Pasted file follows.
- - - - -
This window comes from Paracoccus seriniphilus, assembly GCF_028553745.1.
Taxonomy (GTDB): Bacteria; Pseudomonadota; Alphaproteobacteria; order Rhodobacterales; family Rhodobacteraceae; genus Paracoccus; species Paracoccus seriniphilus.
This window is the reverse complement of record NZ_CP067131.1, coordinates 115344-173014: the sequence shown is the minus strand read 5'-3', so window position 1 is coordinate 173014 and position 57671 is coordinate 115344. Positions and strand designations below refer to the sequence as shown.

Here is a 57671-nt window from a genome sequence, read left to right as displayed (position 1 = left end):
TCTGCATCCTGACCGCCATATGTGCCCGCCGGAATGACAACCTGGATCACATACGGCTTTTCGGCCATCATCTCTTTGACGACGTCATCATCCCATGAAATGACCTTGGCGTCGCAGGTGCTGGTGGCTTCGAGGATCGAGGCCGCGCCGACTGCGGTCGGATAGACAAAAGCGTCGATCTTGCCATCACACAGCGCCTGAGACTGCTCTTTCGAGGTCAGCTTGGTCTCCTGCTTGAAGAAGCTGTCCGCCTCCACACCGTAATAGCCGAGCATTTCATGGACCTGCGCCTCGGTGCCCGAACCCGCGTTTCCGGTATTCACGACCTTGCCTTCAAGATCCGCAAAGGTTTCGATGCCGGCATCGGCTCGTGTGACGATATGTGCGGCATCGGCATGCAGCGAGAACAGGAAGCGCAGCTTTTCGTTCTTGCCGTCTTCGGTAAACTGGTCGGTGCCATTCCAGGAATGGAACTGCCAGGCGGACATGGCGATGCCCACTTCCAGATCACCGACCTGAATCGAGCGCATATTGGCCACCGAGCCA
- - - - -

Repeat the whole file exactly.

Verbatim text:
This window comes from Paracoccus seriniphilus, assembly GCF_028553745.1.
Taxonomy (GTDB): Bacteria; Pseudomonadota; Alphaproteobacteria; order Rhodobacterales; family Rhodobacteraceae; genus Paracoccus; species Paracoccus seriniphilus.
This window is the reverse complement of record NZ_CP067131.1, coordinates 115344-173014: the sequence shown is the minus strand read 5'-3', so window position 1 is coordinate 173014 and position 57671 is coordinate 115344. Positions and strand designations below refer to the sequence as shown.

Here is a 57671-nt window from a genome sequence, read left to right as displayed (position 1 = left end):
TCTGCATCCTGACCGCCATATGTGCCCGCCGGAATGACAACCTGGATCACATACGGCTTTTCGGCCATCATCTCTTTGACGACGTCATCATCCCATGAAATGACCTTGGCGTCGCAGGTGCTGGTGGCTTCGAGGATCGAGGCCGCGCCGACTGCGGTCGGATAGACAAAAGCGTCGATCTTGCCATCACACAGCGCCTGAGACTGCTCTTTCGAGGTCAGCTTGGTCTCCTGCTTGAAGAAGCTGTCCGCCTCCACACCGTAATAGCCGAGCATTTCATGGACCTGCGCCTCGGTGCCCGAACCCGCGTTTCCGGTATTCACGACCTTGCCTTCAAGATCCGCAAAGGTTTCGATGCCGGCATCGGCTCGTGTGACGATATGTGCGGCATCGGCATGCAGCGAGAACAGGAAGCGCAGCTTTTCGTTCTTGCCGTCTTCGGTAAACTGGTCGGTGCCATTCCAGGAATGGAACTGCCAGGCGGACATGGCGATGCCCACTTCCAGATCACCGACCTGAATCGAGCGCATATTGGCCACCGAGCCA